Selective vasodilation produced by renal denervation in adult spontaneously hypertensive rats.
The kidneys of adult male spontaneously hypertensive rats (SHR) were denervated, and systemic and regional blood flows were measured 3 to 5 hours or 5 days after denervation. Arterial pressure was reduced 20 to 27% in denervated SHR during both periods compared with that in sham-operated SHR (iliolumbar blood vessels painted with phenol). This hypotensive response was produced by a 32 to 35% reduction in total peripheral resistance. At 3 to 5 hours and at 5 days, a major decrease in total peripheral resistance was produced by vasodilation in the kidneys and splanchnic organs. Acute urine output, sodium excretion, and plasma renin activity in response to a saline load were not different between sham-operated and denervated SHR. The decreased total peripheral resistance in denervated SHR may have been secondary to a decreased central sympathetic nerve activity revealed by a decreased maximum response to ganglionic blockade. The results suggest that a pathophysiological link may exist between the kidneys and splanchnic organs in genetic hypertension and that specific efferent antiadrenergic or antiafferent nerve therapy, or both, in the kidney may lead to substantial specific decreases not only in renal vascular resistance but also in splanchnic vascular resistance and total peripheral resistance.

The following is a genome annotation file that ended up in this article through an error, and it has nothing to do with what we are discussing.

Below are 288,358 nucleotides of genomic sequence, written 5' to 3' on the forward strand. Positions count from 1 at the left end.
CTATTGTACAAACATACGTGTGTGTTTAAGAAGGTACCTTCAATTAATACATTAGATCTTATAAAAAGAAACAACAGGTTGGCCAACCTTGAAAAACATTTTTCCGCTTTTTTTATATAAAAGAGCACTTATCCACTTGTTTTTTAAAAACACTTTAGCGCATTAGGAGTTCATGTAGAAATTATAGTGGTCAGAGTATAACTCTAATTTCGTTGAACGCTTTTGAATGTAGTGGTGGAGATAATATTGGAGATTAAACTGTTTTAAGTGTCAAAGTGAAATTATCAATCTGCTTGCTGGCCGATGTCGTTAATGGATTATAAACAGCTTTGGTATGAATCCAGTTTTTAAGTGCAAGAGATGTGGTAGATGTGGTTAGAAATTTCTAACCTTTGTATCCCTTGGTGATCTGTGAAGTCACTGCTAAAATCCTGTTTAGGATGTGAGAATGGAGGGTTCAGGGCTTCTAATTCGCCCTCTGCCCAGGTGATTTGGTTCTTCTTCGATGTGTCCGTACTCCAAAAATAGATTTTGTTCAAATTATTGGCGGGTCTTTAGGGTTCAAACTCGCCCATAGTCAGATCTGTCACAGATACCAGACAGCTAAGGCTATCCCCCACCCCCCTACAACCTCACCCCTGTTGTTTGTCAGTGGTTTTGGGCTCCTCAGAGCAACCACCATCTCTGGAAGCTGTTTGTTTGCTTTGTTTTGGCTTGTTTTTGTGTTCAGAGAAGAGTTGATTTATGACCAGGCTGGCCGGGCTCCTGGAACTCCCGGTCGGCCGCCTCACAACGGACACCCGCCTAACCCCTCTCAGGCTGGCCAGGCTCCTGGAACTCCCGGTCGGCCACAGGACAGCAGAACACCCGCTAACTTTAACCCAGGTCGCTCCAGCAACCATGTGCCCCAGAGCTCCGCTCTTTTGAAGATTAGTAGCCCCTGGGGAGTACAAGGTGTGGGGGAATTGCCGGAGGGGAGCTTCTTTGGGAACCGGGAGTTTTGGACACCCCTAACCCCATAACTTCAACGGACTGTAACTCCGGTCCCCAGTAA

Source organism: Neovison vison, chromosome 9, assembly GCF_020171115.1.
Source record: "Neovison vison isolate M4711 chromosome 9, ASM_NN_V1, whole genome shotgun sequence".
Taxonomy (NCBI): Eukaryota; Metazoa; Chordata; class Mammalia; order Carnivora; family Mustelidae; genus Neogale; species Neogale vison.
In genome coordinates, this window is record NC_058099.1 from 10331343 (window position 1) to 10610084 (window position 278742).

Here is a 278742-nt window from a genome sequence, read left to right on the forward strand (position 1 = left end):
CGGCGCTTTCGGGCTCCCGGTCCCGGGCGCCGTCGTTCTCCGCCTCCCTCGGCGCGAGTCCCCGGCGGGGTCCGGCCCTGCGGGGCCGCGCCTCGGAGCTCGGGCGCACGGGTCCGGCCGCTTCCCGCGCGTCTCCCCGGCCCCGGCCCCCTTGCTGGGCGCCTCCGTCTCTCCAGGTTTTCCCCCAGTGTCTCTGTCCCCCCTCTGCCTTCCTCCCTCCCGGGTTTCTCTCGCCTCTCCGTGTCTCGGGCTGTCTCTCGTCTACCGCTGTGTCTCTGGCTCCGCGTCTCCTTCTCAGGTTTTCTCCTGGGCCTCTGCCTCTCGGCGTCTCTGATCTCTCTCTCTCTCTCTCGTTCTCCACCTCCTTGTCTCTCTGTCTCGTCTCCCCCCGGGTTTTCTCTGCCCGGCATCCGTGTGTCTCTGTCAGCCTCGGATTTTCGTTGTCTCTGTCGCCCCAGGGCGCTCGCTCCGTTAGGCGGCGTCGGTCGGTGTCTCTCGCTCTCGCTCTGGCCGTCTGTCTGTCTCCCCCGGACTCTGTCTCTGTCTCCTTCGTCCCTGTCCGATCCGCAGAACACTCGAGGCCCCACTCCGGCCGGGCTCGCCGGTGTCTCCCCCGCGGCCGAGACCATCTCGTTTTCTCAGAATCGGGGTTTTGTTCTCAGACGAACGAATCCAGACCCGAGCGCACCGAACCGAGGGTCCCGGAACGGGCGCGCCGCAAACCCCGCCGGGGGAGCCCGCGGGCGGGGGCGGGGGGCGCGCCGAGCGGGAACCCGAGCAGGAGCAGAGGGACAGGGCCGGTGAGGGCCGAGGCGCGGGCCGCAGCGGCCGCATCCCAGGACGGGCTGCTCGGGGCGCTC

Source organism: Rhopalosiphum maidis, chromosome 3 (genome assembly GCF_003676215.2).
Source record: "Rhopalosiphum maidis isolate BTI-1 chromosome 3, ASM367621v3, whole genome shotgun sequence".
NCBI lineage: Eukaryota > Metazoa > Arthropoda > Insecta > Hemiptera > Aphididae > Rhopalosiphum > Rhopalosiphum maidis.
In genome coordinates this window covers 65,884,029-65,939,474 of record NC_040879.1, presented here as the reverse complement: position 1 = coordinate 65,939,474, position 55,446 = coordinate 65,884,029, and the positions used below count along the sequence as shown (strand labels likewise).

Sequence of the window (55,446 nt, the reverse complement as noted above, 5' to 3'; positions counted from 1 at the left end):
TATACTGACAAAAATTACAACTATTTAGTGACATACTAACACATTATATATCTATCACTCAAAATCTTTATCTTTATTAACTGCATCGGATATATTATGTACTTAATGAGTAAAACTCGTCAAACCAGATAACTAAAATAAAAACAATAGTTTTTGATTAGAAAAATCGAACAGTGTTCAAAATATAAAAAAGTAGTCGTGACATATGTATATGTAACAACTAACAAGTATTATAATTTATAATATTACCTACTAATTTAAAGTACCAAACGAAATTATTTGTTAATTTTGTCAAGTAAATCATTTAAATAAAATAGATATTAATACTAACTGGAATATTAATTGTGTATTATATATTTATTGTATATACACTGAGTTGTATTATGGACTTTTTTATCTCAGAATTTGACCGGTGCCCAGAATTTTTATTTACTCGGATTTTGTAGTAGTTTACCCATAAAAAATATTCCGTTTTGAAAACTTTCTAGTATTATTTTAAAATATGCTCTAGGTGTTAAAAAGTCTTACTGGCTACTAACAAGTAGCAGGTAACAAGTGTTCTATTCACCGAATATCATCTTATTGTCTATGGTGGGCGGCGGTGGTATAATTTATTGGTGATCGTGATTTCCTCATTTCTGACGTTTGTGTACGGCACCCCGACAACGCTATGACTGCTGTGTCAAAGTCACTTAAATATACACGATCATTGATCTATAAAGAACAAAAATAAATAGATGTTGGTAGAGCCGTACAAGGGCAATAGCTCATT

- Copyright © 1986 by American Heart Association